Othello’s Tower and other features of Famagusta Castle

Othello's Tower and other features of Famagusta Castle

Othello’s Tower and other features of Famagusta Castle

The city of Famagusta (currently located in the unrecognized “Turkish Republic of Northern Cyprus”) has preserved numerous buildings from the Middle Ages and the Venetian period in Cyprus to this day. 🏖

One of the most important historical landmarks is Famagusta Castle and the so-called Othello’s Tower. It is believed that during the Byzantine rule in Cyprus, Famagusta already had fortifications, although much more modest. The Lusignans completely demolished them to build new ones. Further construction work took place under the Venetians from 1540 to 1570. The walls of Famagusta were so strong that it took the Turks a year to capture the city. They were only able to do so because the defenders of Famagusta ran out of food and water.

The castle surrounds an area of approximately 490 hectares: the historical center of Famagusta, from which the city has long since grown. The main purpose of the fortifications was to protect Famagusta’s port, to which the castle adjoins on its eastern wall.

The current walls are the result of the work of military engineers from the 16th century. The walls stretch for 3.5 km. The average height is 15 meters, and the average width is four meters. In some places, the width reaches six meters.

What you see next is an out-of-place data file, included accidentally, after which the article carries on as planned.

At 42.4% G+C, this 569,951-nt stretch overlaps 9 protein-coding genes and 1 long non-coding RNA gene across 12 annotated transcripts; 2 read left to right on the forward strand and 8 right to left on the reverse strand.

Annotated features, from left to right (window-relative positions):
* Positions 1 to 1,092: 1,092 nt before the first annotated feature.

Famagusta Castle has two gates: the Sea Gate (facing the sea) and the Land Gate, or Limassol Gate, which served as the only entrance to the castle from the land.

Famagusta Castle has 10 bastions. The most powerful ones are the Martinego and Ravelin bastions. Smaller bastions include Camposanto, Andreuzzi, Santa Napa, Diocares, Moratto, Pulecaccaro, Santa Luca, and Del Mozzo. There are three towers: Diamantino, Signoria, and the Arsenal Tower, where some of the bloodiest battles took place during the siege of Famagusta by the Turks.

The fortifications of Famagusta have their own “acropolis,” a small fort with its own moat incorporated into the castle’s plan. This is the so-called Othello’s Tower. It is a rectangular castle with four round towers at the corners. The fortification was built in the 14th century.

Othello, the hero of Shakespeare’s play of the same name, is a literary character. It is believed that he was based on Christopher Moro, the vice-governor of Famagusta from 1506 to 1508.

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